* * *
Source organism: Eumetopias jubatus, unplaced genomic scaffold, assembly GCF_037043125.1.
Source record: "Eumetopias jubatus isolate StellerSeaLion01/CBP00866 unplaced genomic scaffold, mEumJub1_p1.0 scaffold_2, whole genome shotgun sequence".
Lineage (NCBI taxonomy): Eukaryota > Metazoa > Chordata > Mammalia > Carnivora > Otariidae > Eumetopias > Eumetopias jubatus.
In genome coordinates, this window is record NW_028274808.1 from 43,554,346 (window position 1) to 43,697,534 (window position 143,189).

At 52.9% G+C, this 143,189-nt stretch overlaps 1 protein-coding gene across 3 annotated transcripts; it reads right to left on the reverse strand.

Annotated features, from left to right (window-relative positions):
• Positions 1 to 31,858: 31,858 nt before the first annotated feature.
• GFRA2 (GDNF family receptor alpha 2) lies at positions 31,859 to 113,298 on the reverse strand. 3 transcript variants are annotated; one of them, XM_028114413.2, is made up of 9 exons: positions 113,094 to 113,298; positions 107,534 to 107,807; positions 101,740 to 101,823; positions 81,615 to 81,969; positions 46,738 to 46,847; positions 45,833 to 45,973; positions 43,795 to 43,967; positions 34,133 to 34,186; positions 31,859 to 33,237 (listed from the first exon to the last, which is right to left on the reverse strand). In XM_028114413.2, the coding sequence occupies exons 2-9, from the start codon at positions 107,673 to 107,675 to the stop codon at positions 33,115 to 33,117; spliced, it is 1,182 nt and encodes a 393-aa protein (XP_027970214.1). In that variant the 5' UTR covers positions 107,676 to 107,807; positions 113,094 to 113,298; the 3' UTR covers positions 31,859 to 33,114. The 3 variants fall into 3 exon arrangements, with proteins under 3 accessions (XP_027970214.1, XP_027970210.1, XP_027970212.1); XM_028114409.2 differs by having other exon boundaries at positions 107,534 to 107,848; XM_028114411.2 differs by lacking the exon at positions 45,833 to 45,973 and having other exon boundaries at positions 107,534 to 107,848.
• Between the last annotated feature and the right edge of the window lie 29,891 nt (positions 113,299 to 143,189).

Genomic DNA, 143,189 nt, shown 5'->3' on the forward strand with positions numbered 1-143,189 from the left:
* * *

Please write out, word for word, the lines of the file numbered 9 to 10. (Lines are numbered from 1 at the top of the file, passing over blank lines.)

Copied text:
• Between the last annotated feature and the right edge of the window lie 29,891 nt (positions 113,299 to 143,189).

Genomic DNA, 143,189 nt, shown 5'->3' on the forward strand with positions numbered 1-143,189 from the left: